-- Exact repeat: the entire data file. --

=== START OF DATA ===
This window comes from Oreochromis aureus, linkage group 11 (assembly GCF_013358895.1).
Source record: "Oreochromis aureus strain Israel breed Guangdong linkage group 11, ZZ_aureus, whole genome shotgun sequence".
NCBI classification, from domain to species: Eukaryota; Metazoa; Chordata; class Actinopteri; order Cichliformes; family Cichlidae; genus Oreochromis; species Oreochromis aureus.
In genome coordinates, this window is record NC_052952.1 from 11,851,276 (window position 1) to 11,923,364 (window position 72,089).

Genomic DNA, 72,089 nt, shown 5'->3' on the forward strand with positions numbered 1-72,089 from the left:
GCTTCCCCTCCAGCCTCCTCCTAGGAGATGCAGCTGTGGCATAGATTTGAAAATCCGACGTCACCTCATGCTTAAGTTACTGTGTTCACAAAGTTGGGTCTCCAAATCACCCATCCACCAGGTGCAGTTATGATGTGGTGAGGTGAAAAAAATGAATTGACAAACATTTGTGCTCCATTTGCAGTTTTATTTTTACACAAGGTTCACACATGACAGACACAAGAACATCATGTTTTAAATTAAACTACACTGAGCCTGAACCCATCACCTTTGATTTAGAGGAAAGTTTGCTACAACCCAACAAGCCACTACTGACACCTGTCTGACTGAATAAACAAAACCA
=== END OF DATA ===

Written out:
This window comes from Oreochromis aureus, linkage group 11 (assembly GCF_013358895.1).
Source record: "Oreochromis aureus strain Israel breed Guangdong linkage group 11, ZZ_aureus, whole genome shotgun sequence".
NCBI classification, from domain to species: Eukaryota; Metazoa; Chordata; class Actinopteri; order Cichliformes; family Cichlidae; genus Oreochromis; species Oreochromis aureus.
In genome coordinates, this window is record NC_052952.1 from 11,851,276 (window position 1) to 11,923,364 (window position 72,089).

Genomic DNA, 72,089 nt, shown 5'->3' on the forward strand with positions numbered 1-72,089 from the left:
GCTTCCCCTCCAGCCTCCTCCTAGGAGATGCAGCTGTGGCATAGATTTGAAAATCCGACGTCACCTCATGCTTAAGTTACTGTGTTCACAAAGTTGGGTCTCCAAATCACCCATCCACCAGGTGCAGTTATGATGTGGTGAGGTGAAAAAAATGAATTGACAAACATTTGTGCTCCATTTGCAGTTTTATTTTTACACAAGGTTCACACATGACAGACACAAGAACATCATGTTTTAAATTAAACTACACTGAGCCTGAACCCATCACCTTTGATTTAGAGGAAAGTTTGCTACAACCCAACAAGCCACTACTGACACCTGTCTGACTGAATAAACAAAACCA